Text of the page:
Did you ever ring someone else's iPhone and think it's yours? Of course you did that. iPhone ringtones are iconic but not varied. If you're using one of the most popular iOS sounds, you'll probably find it several times in the wild. Why bother when you can create your own ringtones right on your Mac?
Before proceeding, you should understand that this guide is intended for users of macOS Catalina, Apple's latest Mac update. If you are running MacOS Mojave or have a PC, we have instructions for creating custom ringtones directly in iTunes. Since iTunes does not exist on Catalina, we need to see how this process works in the new music app and Finder's newly discovered responsibilities.
You should also note that this method does not work for DRM-protected songs, which means that you can not use Apple Music titles to create ringtones. You also need to make sure that the song in question is downloaded to your Mac. If you see a download icon next to the desired track, click it before following the steps below.
: Select the time parameters for the song.
Did you know that you can set a start and a start? End time for a song in music? In this case, music plays only the selection of the title you selected. While this feature is not specifically designed to create ringtones, it is perfect for capturing the right length of future sound.
We want to pay close attention to how long we select the song parts we want. Ringtones are limited to a maximum of 40 seconds. If you make a longer selection, the ringtone will not even appear on your iPhone. In addition, 30 seconds are turned off for warning sounds, including sounds for text, emails, calendar events, etc. If your ring tone is longer than 30 seconds, you can not select the sound as a warning sound. It only appears for ringtones.
For compatibility, we recommend keeping the tones at or below 30 seconds.
If you know how much of your song you want to use, open the Info window of the song. The fastest way to mark the track is to click on it and then press Command-I on the keyboard. You can also find "Song Info" by clicking the icon (•••) next to the song, right-clicking the song, or clicking "Title" in the menu bar using the iPhone. IPhone Using "Music" in macOS 10.15 Catalina ” width=”532″ height=”532″ style=”max-width:532px;height:auto;”/>
Click "Options" in "Song Info". Here you will find the fields "Start" and "Stop". Enter your specified time in the box next to each and make sure both checkmarks are enabled before clicking "OK" at the bottom of the window. To be very clear, you do not have to tick the check mark if the start time is 0:00 or if the end of your ringtone is the end of the song.
Step 2: Converting the song to AAC
AAC is basically a better version of MP3. It's the same bitrate as MP3, but with a higher compression quality, making your tracks sound better and take up less space. It's a win-win situation.
You need to convert your song to AAC to turn it into a ringtone. When you convert to AAC, you create a version of the song that contains only the time parameters you have selected. If your original song was 4:26, the copied version will show 0:30 or any time parameter.
First click on "File" in the menu bar and then on "Convert" finally "Create AAC Version" This option creates a copy of the song in ringtone size in AAC. Do not worry, the original song will remain untouched.
As you can see, Music adds the AAC file just below the original, with all except the timestamp that distinguishes the two. Before continuing, return to the "Song Info" page of the original song and change the start and stop times back to Normal. This way, you will not be surprised if you hear how your ringtone plays in music.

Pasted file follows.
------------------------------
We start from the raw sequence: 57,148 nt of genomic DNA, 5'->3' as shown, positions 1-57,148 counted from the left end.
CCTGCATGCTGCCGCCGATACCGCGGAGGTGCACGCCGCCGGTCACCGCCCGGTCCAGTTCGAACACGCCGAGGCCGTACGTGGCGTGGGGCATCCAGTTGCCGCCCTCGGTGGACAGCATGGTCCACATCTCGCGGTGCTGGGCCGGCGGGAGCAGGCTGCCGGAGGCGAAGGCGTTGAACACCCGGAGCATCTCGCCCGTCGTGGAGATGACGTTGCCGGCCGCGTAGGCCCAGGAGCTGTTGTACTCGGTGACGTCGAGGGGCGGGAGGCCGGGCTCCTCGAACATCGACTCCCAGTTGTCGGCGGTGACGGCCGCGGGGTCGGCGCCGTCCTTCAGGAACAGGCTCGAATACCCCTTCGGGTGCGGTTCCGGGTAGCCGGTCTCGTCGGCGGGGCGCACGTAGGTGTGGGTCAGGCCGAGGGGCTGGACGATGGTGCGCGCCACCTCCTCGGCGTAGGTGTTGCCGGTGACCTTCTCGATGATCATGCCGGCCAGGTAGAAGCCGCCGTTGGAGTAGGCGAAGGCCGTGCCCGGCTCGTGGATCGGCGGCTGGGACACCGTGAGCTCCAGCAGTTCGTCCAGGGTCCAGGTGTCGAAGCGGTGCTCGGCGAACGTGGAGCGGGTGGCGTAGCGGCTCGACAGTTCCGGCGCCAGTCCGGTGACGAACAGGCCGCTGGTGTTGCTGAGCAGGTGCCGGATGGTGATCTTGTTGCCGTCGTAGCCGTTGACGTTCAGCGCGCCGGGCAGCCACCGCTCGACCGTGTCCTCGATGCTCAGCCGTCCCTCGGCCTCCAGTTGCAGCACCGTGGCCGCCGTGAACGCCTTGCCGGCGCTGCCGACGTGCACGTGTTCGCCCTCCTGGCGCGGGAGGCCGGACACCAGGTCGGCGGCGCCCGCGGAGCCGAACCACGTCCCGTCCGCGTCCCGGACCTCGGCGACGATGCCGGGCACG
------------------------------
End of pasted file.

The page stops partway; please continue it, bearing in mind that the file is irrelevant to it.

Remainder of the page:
Step 3: Hide the file from M4A to M4R
When converting to AAC, only the encoding of the file was changed. We now need to change the file type to .m4r, the format Apple recognizes for ringtones.
The first way to do this is to drag the file to your desktop and drop it there. Alternatively, you can right-click on the file and select "Show in Finder" to have macOS bring you to the file in the Finder. Now right-click on the file, select "Rename" and change the extension at the end of the file name to "m4r". Then select "use .m4r" in the pop-up.
When you sync music, all you have to do is grab the .m4r file and drag it to your device via your iPhone or via the sync window on your iPhone. Music syncs the ringtone instantly with your iPhone. Once the process is complete, you can use your ringtone immediately.
When you sync in Finder, you'll see your iPhone at locations . If your iPhone does not appear, open Music and click on your iPhone under Devices . Select "Sync settings" here. The Finder will open accordingly. Now drag your ringtone file into the Finder sync window and drop it as in music.
Step 5: Put your ringtone on your iPhone
If all goes well, you should find your new ringtone under Settings -> Sounds & Haptics -> Ringtone. You will find this sound and any other custom sounds that hang above the standard sounds. Just tap the new ringtone and it will apply to all contacts except the contacts for whom you've set a custom ringtone.
As mentioned earlier, you can use this ringtone both as an alert tone and for one of the listed options on this page. Remember that the tone must be 30 seconds or shorter, otherwise it will not be displayed as an option in these sections.
If you have this new ringtone on only a selected number of You can do this, too. First, open the contact page for the person in question, choose Edit in the upper-right corner of the page, choose Ringtone, and then select your custom sound. The same goes for "Text Tone" as long as your song is 30 seconds or less.
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Cover picture and screenshots of Jake Peterson / Gadget Hacks